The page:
Because the footage was obtained through a warrant, it's likely to be upheld as legal, said CNN legal analyst Mark O'Mara, an attorney based in Florida.

What's in the defendants' best interest, he said, is ensuring the footage doesn't become public record. They can do that by keeping it out of the court file, he said, and the way to keep the footage out of the court file is to not request it from prosecutors as part of the pretrial exchange of evidence known as discovery.

In the motion filed last week, lawyers for Kraft and the other plaintiffs echoed this notion, saying the evidence was confidential and exempt from disclosure because none of it had been produced in discovery.

Also, if Kraft's lawyers don't have the footage, they can't give it to the NFL if the league asks for it, O'Mara said.

On Thursday, Kraft's attorneys filed a motion in Palm Beach County court to keep the video out of a trial, saying it was illegally obtained.

How do you punish a billionaire?

Even if Kraft is absolved of wrongdoing, the videos could become subject to a public record request after the case is over, O'Mara said.

What happens then depends on what they show, he said.

Regardless of what happens to the footage, the NFL is likely to open an investigation under its personal conduct policy, said lawyer Marissa Pollick, a lecturer in sport management at the University of Michigan School of Kinesiology.

The policy applies to "everyone who is part of the league," including owners, Pollick pointed out. In fact, it warns that owners "have traditionally been held to a higher standard and will be subject to more significant discipline" when violations occur.

The policy also says criminal charges are not necessary for the league to conduct its own investigation, Pollick said.

Given the nature of the allegations and the pressure the league is under to crack down on bad behavior, "I would think the NFL would not want to be perceived as rendering special treatment" to Kraft by forgoing an investigation, Pollick said.

But sport management experts and journalists said it's hard to predict what kind of consequences one of the most powerful men in American football might face, especially since the circumstances of his case are so unique.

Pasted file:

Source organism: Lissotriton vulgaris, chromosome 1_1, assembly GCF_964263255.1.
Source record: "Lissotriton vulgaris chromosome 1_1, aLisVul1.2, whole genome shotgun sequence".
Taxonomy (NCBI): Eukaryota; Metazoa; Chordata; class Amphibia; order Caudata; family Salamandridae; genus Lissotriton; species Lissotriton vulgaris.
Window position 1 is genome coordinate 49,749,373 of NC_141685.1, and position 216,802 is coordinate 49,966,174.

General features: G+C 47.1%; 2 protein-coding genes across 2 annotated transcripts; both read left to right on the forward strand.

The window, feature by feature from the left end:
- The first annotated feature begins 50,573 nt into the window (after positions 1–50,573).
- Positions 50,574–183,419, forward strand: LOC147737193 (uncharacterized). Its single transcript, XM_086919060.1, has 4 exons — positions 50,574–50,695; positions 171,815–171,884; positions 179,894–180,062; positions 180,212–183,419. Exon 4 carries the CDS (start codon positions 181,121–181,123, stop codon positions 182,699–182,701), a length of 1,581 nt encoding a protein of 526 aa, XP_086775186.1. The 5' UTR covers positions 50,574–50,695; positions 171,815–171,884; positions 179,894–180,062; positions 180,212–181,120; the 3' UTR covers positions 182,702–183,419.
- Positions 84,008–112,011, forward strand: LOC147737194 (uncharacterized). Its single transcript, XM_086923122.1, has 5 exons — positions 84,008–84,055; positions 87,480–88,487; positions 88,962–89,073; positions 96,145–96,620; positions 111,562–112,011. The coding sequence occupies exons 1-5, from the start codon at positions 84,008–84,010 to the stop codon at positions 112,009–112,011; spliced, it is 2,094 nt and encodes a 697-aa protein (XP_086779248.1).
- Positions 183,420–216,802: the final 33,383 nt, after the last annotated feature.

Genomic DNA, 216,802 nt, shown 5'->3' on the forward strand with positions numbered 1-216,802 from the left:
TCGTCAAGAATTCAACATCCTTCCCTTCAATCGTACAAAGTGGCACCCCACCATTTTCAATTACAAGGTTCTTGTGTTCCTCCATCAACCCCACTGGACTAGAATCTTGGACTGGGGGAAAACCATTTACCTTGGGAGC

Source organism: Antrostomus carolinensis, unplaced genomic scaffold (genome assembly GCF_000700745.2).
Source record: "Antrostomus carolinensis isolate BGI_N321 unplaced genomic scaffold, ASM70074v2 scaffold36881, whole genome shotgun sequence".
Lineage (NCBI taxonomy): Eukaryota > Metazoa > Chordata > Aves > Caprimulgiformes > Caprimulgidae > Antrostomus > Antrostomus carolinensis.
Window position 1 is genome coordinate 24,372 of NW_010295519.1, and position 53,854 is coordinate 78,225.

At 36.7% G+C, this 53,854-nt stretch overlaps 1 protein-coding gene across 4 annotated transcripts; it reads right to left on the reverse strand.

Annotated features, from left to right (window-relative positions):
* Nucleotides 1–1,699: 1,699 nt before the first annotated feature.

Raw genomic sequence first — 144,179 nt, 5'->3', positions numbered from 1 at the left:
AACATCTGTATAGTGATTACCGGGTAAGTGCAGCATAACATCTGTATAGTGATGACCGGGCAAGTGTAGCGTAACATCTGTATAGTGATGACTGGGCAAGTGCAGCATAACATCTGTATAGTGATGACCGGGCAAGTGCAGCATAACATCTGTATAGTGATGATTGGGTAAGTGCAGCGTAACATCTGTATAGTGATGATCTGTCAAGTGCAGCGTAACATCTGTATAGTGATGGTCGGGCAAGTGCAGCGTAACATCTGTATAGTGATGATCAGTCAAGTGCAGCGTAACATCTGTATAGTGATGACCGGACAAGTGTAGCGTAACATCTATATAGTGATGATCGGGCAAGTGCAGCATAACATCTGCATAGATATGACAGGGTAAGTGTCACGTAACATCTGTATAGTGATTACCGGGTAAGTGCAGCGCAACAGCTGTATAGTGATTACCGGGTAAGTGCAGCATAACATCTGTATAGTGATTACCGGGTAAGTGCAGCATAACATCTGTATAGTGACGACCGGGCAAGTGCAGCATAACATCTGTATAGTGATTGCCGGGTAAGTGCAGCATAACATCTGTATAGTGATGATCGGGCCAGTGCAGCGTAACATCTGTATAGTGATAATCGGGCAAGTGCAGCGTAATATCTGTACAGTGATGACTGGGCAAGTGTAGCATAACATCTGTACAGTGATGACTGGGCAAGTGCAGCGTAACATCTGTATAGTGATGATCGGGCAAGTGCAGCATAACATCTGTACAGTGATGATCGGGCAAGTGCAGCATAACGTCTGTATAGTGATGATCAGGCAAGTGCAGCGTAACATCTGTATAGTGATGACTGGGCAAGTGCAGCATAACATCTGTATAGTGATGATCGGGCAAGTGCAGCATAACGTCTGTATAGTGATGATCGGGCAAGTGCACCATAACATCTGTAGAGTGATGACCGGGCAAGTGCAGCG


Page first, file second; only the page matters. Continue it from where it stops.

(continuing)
Among the last owners to face serious disciplinary action for detrimental conduct was Jim Irsay of the Indianapolis Colts. After pleading guilty to driving while intoxicated in 2014, he was suspended for six season games and fined $500,000.

Former Carolina Panthers owner Jerry Richardson sold the team he founded amid allegations of workplace sexual harassment in 2018. He was never criminally charged and an NFL investigation resulted in a $2.75 million fine.

The most serious practical consequence, it seems, is that Kraft could lose the team, but there's no precedent for that, said Diana Moskovitz, a senior editor for sports website Deadspin. Or, the league could dock him draft picks, but that would punish the team just as much as him, she said.

"For better or worse, he has such immense wealth and power it's really hard to punish him," she said. "He'll still probably own the team. He'll still have Tom Brady as his quarterback. Bill Belichick still gets to be his coach."

The hit to Kraft's public stature could be as bad as it gets, "and I don't discount that," Moskovitz said. But short of new allegations showing a pattern of criminal activity, she's skeptical that his current case will have a lasting impact.

"As long as he owns the New England Patriots -- especially if they keep winning -- he may have to dial down his profile for a little, but he'll probably do what other famous people have done: You go away for a while and you wait for people to forget."